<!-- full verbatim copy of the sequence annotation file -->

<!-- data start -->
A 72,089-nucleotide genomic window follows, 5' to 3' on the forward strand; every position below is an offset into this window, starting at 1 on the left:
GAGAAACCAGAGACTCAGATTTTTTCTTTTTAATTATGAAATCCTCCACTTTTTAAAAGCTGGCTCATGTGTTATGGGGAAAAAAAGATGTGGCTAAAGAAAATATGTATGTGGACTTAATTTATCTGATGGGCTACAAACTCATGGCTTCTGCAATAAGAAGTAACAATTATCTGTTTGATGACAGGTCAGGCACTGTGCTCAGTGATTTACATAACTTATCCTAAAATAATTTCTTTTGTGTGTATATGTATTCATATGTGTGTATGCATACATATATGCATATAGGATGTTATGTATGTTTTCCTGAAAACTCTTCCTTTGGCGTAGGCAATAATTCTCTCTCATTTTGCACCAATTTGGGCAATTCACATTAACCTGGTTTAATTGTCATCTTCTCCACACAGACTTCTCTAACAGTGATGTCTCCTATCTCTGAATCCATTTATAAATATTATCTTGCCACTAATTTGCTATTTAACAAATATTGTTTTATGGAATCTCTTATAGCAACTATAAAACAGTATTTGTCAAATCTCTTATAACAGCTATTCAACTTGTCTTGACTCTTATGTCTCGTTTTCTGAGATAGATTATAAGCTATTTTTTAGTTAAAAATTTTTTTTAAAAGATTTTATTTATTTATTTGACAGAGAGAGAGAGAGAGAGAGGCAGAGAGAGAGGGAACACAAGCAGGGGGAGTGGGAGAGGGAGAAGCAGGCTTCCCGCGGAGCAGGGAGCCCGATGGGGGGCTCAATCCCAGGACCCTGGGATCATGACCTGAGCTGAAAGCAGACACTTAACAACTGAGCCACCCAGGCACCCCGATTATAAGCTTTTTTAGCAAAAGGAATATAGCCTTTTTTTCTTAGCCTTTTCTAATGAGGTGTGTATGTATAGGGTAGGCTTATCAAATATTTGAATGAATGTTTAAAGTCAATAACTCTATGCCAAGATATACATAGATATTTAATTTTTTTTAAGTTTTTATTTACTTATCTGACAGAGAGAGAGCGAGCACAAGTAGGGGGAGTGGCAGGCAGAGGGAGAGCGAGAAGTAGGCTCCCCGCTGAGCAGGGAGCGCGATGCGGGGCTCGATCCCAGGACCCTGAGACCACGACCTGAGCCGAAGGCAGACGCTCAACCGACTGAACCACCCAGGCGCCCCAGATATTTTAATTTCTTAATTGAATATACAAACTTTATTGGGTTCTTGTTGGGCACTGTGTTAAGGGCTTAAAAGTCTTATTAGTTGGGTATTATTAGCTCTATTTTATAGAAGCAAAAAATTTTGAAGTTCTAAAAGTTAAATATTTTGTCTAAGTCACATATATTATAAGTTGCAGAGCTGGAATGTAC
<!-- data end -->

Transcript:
A 72,089-nucleotide genomic window follows, 5' to 3' on the forward strand; every position below is an offset into this window, starting at 1 on the left:
GAGAAACCAGAGACTCAGATTTTTTCTTTTTAATTATGAAATCCTCCACTTTTTAAAAGCTGGCTCATGTGTTATGGGGAAAAAAAGATGTGGCTAAAGAAAATATGTATGTGGACTTAATTTATCTGATGGGCTACAAACTCATGGCTTCTGCAATAAGAAGTAACAATTATCTGTTTGATGACAGGTCAGGCACTGTGCTCAGTGATTTACATAACTTATCCTAAAATAATTTCTTTTGTGTGTATATGTATTCATATGTGTGTATGCATACATATATGCATATAGGATGTTATGTATGTTTTCCTGAAAACTCTTCCTTTGGCGTAGGCAATAATTCTCTCTCATTTTGCACCAATTTGGGCAATTCACATTAACCTGGTTTAATTGTCATCTTCTCCACACAGACTTCTCTAACAGTGATGTCTCCTATCTCTGAATCCATTTATAAATATTATCTTGCCACTAATTTGCTATTTAACAAATATTGTTTTATGGAATCTCTTATAGCAACTATAAAACAGTATTTGTCAAATCTCTTATAACAGCTATTCAACTTGTCTTGACTCTTATGTCTCGTTTTCTGAGATAGATTATAAGCTATTTTTTAGTTAAAAATTTTTTTTAAAAGATTTTATTTATTTATTTGACAGAGAGAGAGAGAGAGAGAGGCAGAGAGAGAGGGAACACAAGCAGGGGGAGTGGGAGAGGGAGAAGCAGGCTTCCCGCGGAGCAGGGAGCCCGATGGGGGGCTCAATCCCAGGACCCTGGGATCATGACCTGAGCTGAAAGCAGACACTTAACAACTGAGCCACCCAGGCACCCCGATTATAAGCTTTTTTAGCAAAAGGAATATAGCCTTTTTTTCTTAGCCTTTTCTAATGAGGTGTGTATGTATAGGGTAGGCTTATCAAATATTTGAATGAATGTTTAAAGTCAATAACTCTATGCCAAGATATACATAGATATTTAATTTTTTTTAAGTTTTTATTTACTTATCTGACAGAGAGAGAGCGAGCACAAGTAGGGGGAGTGGCAGGCAGAGGGAGAGCGAGAAGTAGGCTCCCCGCTGAGCAGGGAGCGCGATGCGGGGCTCGATCCCAGGACCCTGAGACCACGACCTGAGCCGAAGGCAGACGCTCAACCGACTGAACCACCCAGGCGCCCCAGATATTTTAATTTCTTAATTGAATATACAAACTTTATTGGGTTCTTGTTGGGCACTGTGTTAAGGGCTTAAAAGTCTTATTAGTTGGGTATTATTAGCTCTATTTTATAGAAGCAAAAAATTTTGAAGTTCTAAAAGTTAAATATTTTGTCTAAGTCACATATATTATAAGTTGCAGAGCTGGAATGTAC